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24th Sep 2018

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Spies, bombs & secret police: Slovenia's EU election campaign

  • Slovenia: the country's communist past has turned into an election sideshow (Photo: robertivanc)

Slovenia's main opposition party has managed to turn an otherwise monotonous EU election campaign into a James Bond-like show by championing a referendum on fully opening archives from the country's communist past.

The Slovenian Democratic party (SDS), which belongs to the European People's Party (EPP), secured enough signatures to initiate the public poll.

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The upshot is that more than two decades after the country's independence from Yugoslavia and its break from socialism, ex-regime horrors such as secret police kidnappings, killings and bomb explosions are being discussed in more detail than ever before.

The coalition government wants the poll to be held on 4 May. The SDS, which is filing a legal complaint over the date, is fighting to have it take place on the same day as the EU vote (25 May)

The dispute and the referendum itself threatens to overshadow the European elections.

A law on state archives was passed at the beginning of the year by the ruling coalition led by Prime Minister Alenka Bratusek of the Pozitivna Slovenija party (PS), which is part of the European Liberals (Alde).

The law tightens up 2006 legislation governing archive access by aiming, among other things, to protect the personal data of former socialist functionaries.

The coalition argues that privacy of information on sexual orientation or health is everyone's constitutional right.

But the SDS disagrees. It says that victims and oppressors cannot be treated equally and demands that a referendum to overturn the changes by the Bratusek government be held.

This would be the nation's second national referendum on communist archives in the past four years.

In 2006 Slovenia opened up its communist archives in a way no other country had done. Virtually everything archived under communist times, from health records and court verdicts to the names and personal dossiers of Slovenian and foreign secret agents – some of them still active in the 1990s – could be accessed.

Since then disclosed archive material from the communist regime – mainly secret service archives related to foreign affairs – has been at the centre of Sovenia's public debate.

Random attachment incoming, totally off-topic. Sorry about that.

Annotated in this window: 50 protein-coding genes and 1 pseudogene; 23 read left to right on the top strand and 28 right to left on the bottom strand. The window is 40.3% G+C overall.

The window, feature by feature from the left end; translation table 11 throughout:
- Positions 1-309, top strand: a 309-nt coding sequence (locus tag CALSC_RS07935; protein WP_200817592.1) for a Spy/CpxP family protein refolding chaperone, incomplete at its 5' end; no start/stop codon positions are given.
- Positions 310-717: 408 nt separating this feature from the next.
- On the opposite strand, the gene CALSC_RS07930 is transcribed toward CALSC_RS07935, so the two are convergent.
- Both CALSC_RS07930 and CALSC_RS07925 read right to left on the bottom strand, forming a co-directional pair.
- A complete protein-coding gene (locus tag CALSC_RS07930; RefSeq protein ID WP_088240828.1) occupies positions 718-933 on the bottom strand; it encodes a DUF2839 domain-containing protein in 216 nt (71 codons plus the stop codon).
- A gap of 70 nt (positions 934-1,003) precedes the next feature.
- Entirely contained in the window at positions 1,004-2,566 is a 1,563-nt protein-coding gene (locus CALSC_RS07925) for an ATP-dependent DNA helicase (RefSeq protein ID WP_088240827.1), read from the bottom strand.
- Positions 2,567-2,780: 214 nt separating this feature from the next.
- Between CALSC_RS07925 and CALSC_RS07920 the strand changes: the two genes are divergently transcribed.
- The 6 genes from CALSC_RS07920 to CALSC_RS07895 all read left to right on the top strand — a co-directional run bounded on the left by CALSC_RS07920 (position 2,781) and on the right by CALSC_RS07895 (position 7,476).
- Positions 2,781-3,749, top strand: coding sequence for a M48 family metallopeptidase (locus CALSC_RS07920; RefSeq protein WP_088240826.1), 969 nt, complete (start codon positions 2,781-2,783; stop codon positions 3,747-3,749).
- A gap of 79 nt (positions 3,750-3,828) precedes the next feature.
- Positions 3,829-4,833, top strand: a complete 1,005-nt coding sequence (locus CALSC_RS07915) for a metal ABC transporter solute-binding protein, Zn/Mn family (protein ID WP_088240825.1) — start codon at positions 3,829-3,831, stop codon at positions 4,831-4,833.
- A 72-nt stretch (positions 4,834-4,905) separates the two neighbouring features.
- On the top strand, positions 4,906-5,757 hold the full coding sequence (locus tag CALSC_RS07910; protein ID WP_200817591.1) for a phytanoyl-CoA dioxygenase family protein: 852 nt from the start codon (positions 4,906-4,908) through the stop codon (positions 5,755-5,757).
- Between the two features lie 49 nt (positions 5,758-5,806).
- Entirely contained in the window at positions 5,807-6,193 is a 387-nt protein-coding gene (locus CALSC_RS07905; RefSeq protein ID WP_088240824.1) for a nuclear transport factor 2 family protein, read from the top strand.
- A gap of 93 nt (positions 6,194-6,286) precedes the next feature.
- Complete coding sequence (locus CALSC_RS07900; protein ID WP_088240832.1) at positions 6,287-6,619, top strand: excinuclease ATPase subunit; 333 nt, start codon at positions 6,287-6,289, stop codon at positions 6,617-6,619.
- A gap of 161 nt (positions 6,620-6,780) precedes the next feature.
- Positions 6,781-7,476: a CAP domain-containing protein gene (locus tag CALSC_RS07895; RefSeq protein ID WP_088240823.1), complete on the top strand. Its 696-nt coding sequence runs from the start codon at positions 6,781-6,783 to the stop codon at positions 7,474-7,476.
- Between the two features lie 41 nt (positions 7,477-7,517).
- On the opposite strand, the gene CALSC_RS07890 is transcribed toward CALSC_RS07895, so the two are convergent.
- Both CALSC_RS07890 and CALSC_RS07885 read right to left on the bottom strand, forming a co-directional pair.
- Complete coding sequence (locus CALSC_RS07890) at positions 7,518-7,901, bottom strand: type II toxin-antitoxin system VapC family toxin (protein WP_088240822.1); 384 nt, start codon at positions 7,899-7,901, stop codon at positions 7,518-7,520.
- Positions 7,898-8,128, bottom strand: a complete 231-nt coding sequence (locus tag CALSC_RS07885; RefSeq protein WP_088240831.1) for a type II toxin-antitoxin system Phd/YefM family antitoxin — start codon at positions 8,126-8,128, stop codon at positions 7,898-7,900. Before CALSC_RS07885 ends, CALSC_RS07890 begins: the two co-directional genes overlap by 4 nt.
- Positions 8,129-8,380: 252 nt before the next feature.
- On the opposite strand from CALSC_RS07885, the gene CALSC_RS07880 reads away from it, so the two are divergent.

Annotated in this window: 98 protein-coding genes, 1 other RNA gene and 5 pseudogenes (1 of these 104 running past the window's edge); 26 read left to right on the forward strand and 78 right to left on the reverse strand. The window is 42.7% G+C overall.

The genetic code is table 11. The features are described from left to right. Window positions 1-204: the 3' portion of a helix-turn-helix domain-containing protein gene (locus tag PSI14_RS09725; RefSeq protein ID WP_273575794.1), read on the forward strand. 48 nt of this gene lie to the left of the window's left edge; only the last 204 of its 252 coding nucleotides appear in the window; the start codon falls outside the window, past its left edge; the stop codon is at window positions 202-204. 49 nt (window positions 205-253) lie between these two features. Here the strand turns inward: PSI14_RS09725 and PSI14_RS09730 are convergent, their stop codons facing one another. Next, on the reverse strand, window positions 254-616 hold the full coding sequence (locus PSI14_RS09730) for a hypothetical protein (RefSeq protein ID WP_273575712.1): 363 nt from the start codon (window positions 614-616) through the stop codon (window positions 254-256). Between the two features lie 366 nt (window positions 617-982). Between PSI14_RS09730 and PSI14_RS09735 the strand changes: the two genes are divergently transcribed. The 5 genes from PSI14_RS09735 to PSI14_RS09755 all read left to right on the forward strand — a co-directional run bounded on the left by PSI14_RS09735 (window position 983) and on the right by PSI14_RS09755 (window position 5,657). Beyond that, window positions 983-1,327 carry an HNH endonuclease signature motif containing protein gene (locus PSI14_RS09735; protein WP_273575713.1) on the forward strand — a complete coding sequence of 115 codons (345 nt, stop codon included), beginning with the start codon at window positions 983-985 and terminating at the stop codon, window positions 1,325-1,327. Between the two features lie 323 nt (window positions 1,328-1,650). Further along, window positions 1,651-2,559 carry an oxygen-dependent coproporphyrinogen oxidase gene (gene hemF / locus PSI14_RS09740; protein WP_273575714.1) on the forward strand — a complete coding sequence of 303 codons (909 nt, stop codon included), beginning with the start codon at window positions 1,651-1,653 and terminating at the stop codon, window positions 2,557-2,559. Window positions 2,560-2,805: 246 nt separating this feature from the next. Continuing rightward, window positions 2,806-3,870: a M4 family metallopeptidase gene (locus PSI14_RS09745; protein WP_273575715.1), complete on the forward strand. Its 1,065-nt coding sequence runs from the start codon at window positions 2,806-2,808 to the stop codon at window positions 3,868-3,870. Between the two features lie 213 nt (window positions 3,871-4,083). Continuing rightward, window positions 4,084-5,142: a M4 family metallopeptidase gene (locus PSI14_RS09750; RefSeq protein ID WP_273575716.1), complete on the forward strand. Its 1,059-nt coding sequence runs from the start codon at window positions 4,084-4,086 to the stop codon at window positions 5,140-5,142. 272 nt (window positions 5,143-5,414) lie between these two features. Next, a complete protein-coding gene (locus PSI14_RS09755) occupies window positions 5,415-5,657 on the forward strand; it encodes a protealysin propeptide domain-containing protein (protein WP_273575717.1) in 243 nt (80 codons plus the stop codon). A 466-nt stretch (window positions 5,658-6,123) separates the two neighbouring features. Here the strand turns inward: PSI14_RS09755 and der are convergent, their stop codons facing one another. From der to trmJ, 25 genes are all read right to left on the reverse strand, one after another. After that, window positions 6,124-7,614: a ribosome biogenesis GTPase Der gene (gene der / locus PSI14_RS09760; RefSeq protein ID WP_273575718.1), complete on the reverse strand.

Under Tito's Yugoslavia a cold war was waged between the Yugoslav secret police (UDBA) and exiled emigrants.

Between 1950 and 1988 more than 500 terrorist attacks took place against Yugoslavia. The bloodiest were bomb attacks, the executions of diplomats and plane hijacks. On the other hand, the UDBA covertly executed around 150 people, mainly in Germany.

While it is widely accepted that these executions were carried out by the secret police of Croatia, Serbia and Bosnia, who had the strongest resistance movements abroad, Slovenia’s secret service also helped with kidnappings and information support.

Archive material used for political ends

This chapter of history is now being used for political point scoring rather than being examined more neutrally by historians.

In 2010 former state president, Danilo Turk, who is now a candidate for the post of UN secretary general, was accused by the SDS and Slovenia's People's Party (which also belongs to the EPP family), of having connections to a 1979 bombing attack – carried out by Slovenians working for UDBA - in Austria's southern region of Carinthia.

Later it was proven that the relevant documents from the Slovenian archives were manipulated. In 2012 a similar method was used against the president of the Writers' Association, Veno Taufer, who was opposing austerity measures.

Now, ahead of the May EU elections, new archive documents are being disclosed on an almost weekly basis.

The latest target is the first Slovenian President Milan Kucan, a well-known politician who managed to separate Slovenia from Yugoslavia in a relatively peaceful way, but who is also an ex-communist.